• Managing Cardiovascular Disease with a Healthy Lifestyle


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    Are there things we can do now to keep our children from developing heart disease later? Dr. David L. Brown discusses how today’s heart-healthy choices can impact your children’s health for decades to come.

    Did you know that how you live may play a part in how long you will live? This is great news! You have some control over your own health and well-being. You may already have heart disease, but it's never too late to make changes in your lifestyle that will help your heart. And if you have had an "eye-opening" heart problem, you are likely more ready than ever to follow a healthier lifestyle.

    So, now is a great time for you to consider improving your health. What changes should you make? Research shows that the following factors all play an important part in preventing and managing heart disease:

    Don't Give Up. Find Support.

    Following a heart-healthy lifestyle is a life-long effort that starts now. But sometimes it may seem difficult to keep at it, even when you know it is worth the effort. So it is important to find support that encourages you to keep at your goal of a longer, healthier life.

    Involving family members in your efforts can be an important source of support. Heart disease runs in families. Type 2 diabetes, which increases the risk of heart disease, also runs in families. Living a healthier lifestyle improves your own health, but also models good habits for your children and everyone in your family. This is a powerful way to encourage them to join you in lowering the risk of heart disease and diabetes for your whole family. There are even fun ways you can support each other and stay on track by planning healthy family meals, engaging physical activities, and stress-reducing habits.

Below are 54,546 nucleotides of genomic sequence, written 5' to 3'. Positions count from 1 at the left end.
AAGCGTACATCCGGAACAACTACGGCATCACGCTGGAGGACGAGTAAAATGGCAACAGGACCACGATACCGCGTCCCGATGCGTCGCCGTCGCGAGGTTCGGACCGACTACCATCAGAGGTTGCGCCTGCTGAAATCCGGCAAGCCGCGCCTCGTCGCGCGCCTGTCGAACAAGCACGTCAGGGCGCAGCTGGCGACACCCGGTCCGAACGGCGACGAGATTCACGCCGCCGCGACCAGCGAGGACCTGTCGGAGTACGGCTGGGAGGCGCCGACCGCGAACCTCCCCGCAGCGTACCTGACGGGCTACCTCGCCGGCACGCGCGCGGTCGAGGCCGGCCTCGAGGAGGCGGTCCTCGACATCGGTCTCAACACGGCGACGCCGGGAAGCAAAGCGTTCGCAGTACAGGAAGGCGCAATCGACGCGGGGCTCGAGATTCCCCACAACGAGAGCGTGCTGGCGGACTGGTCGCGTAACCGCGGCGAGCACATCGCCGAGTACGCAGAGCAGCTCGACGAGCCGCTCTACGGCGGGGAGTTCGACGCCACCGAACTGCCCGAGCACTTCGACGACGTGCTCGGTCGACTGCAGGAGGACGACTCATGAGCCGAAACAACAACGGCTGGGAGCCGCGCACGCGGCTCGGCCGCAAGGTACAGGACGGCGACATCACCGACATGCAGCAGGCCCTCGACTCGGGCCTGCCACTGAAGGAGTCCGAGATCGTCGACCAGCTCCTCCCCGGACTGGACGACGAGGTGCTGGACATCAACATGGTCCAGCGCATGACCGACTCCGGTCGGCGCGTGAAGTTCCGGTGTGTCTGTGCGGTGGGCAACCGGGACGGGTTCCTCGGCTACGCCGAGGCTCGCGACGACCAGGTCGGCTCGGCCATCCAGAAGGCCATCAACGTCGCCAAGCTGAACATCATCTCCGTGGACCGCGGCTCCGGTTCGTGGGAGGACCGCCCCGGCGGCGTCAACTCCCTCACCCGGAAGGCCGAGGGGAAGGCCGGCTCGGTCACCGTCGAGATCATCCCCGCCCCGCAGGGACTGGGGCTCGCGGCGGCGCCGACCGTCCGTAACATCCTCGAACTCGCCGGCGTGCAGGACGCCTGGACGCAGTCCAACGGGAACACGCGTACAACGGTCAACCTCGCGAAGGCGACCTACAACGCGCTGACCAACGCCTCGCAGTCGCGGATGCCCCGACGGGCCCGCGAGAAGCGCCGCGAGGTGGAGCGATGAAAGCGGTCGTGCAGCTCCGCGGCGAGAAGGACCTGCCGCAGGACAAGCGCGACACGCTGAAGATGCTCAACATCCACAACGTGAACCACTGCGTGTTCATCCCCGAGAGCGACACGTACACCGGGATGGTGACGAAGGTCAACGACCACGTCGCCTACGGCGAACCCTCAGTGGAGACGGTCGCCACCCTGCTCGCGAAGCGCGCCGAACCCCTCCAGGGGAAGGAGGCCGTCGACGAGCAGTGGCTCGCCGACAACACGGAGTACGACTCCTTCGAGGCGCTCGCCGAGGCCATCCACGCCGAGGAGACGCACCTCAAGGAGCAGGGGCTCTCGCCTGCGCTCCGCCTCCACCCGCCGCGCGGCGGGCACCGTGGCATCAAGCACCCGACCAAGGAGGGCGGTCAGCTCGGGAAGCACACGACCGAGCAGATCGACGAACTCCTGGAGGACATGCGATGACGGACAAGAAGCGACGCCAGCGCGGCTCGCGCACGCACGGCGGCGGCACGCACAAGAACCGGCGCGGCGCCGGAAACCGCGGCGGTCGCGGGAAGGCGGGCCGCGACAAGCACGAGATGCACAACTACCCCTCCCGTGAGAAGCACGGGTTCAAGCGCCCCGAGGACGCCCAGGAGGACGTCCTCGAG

As a bonus to a heart-healthy lifestyle, your whole family may also:

    • catch fewer colds and viruses (with regular, moderate exercise),
    • maintain a healthy weight and prevent obesity,
    • prevent or delay the progression of diabetes,
    • keep your mind sharp by possibly preventing dementia, and
    • reduce the risk of these health problems for your children.

    Check in Before Changing

    You should always speak with your doctor before you change, start or stop any part of your healthcare plan, including diet and exercise. Reading health information online may be helpful, but it cannot replace the professional diagnosis and treatment you might need from a qualified healthcare provider.

    Before making any lifestyle changes, your doctor should assess your current health status and inform you of any precautions you should take. Your medications may interact with certain foods or be affected by exercise. Your doctor can make you aware of these interactions and help you prevent them. Your doctor can also help you decide how to change your diet or exercise plans, or refer you to other health professionals (for example, a dietitian or exercise physiologist). 

    If at Any Time You Think You May Have a Medical Emergency, Dial 9-1-1 Immediately.

    And keep in mind that sometimes lifestyle changes alone are not enough to overcome risk factors that are not changeable, such as genes, gender and age. Lifestyle changes are often used in addition to medications and other treatments recommended by your doctor.